Tag: "Sally Jessy Raphael"

The Best Talk Station Ever: What the Radio Industry Can Learn from WMCA, Circa 1980

| August 25, 2014

By Bill Brady
Futures & Options, Inc.
President/CEO

 

bradybillwmca - oldJUPITER, FL — WMCA was the “little engine that could.”  In the 60s, it battled WABC for “top 40” supremacy in New York.  By the 70s, WMCA was “New York’s Conversation Station” and was giving legendary talk and variety station WOR a run for its money.  As a 5,000 watt station at 570, WMCA was always punching above its weight class against 50,000 watt flamethrowers WABC and WOR in the sprawling New York metropolitan area.

In 1980, WMCA had assembled a veritable All Star team of talk talent in the prime of their careers.

The irascible Bob Grant did mornings followed by Sally Jessy Raphael (9:00 am -12:00 noon), Barry Gray (12:00 noon – 2:00 pm) and Bruce Williams (2:00 pm -4:00 pm) middays, Barry Farber in afternoon drive (4:00 pm – 7:00 pm), the CBS Mystery Theatre early evenings, Candy Jones, Mets baseball and Islanders hockey at night and Larry King overnight.  Art Rust, Jr. hosted Sports Talk on weekends.

Read More

AM Radio — What Do We Do About It?

| August 20, 2014

By Bill Brady
Futures & Options, Inc.
President/CEO

 

bradybillJUPITER, FL — No entity has suffered more from the disastrous effects of radio consolidation than AM radio.  No format has suffered more than news/talk.  The fates of both are intertwined.

News/talk isn’t just a different format, it’s a different business.  News/talk stations used to be stand-alone operations managed by broadcasters who nurtured and cared for them.  They were sold by dedicated sales teams who knew well the format’s ability to bring customers through their client’s doors.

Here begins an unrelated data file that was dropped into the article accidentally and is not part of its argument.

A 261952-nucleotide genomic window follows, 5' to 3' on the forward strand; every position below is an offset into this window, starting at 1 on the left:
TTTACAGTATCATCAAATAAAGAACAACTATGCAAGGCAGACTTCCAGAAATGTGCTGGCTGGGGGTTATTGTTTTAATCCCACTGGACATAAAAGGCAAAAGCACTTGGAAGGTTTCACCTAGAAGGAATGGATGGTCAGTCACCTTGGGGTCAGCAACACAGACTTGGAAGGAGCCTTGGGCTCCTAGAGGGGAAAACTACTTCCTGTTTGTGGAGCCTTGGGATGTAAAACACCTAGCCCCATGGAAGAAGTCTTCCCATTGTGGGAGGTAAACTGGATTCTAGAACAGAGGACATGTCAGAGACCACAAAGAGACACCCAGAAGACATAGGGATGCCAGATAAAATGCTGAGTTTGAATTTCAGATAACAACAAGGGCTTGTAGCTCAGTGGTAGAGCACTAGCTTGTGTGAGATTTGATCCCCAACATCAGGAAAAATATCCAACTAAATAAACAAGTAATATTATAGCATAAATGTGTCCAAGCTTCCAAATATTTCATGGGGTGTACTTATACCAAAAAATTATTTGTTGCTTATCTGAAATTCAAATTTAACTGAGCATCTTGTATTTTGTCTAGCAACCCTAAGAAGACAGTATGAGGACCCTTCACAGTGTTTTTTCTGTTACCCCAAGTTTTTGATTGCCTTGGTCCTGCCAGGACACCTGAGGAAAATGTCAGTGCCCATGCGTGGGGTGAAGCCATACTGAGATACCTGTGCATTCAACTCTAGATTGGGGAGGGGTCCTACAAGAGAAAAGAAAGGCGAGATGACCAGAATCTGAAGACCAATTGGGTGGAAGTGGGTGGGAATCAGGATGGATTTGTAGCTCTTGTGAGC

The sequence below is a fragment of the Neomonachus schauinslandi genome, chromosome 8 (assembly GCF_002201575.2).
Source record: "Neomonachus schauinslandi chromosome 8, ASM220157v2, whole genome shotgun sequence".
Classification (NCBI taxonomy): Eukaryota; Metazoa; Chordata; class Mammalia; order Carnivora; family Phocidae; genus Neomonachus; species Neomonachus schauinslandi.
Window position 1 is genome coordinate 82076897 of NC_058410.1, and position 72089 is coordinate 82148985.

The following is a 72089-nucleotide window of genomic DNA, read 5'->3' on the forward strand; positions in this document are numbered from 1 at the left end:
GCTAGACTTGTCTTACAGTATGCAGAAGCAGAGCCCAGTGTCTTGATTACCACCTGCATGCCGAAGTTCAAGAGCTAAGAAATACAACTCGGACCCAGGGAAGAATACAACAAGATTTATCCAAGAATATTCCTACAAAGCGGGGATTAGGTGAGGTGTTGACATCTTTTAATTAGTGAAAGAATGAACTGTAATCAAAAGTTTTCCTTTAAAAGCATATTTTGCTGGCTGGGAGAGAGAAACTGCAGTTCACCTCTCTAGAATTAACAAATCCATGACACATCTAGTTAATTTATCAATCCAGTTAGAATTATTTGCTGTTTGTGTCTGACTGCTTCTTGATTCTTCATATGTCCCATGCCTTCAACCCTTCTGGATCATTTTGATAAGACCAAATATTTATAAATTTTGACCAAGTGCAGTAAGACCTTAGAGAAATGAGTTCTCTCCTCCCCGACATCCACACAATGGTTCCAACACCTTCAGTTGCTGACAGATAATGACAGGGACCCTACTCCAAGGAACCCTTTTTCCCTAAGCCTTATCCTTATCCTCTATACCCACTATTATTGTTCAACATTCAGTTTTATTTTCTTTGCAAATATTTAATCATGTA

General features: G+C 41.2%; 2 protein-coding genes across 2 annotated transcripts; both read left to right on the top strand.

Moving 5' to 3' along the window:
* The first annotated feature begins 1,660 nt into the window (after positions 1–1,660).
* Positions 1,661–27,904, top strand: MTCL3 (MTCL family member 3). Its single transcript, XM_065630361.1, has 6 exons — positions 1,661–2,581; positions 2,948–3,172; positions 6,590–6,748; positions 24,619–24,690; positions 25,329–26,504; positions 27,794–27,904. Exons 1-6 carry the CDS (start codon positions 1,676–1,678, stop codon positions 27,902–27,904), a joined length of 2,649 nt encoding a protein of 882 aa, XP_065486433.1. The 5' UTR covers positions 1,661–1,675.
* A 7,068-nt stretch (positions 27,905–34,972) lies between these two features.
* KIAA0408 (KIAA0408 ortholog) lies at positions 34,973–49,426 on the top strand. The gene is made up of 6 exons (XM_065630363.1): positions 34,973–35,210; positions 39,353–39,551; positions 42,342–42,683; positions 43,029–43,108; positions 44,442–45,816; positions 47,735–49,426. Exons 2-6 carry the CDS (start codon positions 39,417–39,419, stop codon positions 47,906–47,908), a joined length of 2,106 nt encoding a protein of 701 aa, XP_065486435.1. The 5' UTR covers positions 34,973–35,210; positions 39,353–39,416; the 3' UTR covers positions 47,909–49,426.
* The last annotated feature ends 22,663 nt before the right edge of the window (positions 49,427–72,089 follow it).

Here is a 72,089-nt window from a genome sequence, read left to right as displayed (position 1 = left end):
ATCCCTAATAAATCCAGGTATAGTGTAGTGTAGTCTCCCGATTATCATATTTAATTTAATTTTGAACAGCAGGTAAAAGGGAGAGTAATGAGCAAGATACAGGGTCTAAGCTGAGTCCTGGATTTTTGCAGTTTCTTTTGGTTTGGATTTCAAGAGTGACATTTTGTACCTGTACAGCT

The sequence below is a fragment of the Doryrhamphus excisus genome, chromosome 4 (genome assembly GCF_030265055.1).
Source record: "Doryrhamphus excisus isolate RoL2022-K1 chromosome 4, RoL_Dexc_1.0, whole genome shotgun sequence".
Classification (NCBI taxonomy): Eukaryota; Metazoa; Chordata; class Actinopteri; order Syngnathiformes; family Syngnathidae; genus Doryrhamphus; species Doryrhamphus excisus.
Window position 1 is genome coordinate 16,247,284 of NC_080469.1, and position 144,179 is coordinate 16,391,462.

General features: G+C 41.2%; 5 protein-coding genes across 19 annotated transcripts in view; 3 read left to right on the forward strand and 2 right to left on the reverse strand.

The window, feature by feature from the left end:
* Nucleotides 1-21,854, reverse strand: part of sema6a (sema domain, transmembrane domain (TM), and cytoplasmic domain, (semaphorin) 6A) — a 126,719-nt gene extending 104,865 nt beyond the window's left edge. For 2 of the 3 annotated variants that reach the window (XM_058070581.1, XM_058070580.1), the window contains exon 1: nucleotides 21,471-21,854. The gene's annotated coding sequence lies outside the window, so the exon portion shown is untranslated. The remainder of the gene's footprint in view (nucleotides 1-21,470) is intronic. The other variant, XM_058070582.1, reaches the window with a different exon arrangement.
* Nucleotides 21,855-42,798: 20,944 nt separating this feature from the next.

With the dawn of consolidation, news/talk stations suddenly found themselves in big station clusters with managers who were preoccupied with their other stations.  Often, these were music station GMs without news/talk backgrounds — and they weren’t at all prepared for the cranky, petulant, expense-laden news/talk AMs they were suddenly forced to deal with.

Read More

Industry Mourns Talk Pioneer Bob Grant

| January 2, 2014

NEW YORK — Bob Grant, who ranked eleventh in TALKERS magazine’s 20th anniversary Heaviest Hundred (published in 2010), which lists “the 100 most important radio talk show hosts of all time,” died on December 31 at  84 years old after a brief illness.

grantbobGrant, whose signature opening line in New York radio was “Let’s be heard!,” drove his rollercoaster career through numerous stations in New York City where listeners followed some of the more racially-charged issues in town.

Brash and confident for a guy who stood 5-foot seven, Grant was described by TALKERS in the July/August 2010 issue as an “infamous watchdog of public figures, 40-plus years in New York radio.”

Upon learning of Grant’s death, TALKERS publisher Michael Harrison stated, “He was a founding father of modern talk radio whose influence on broadcasting technique, style and societal role go way beyond the boundaries of conservative broadcasting.”

Read More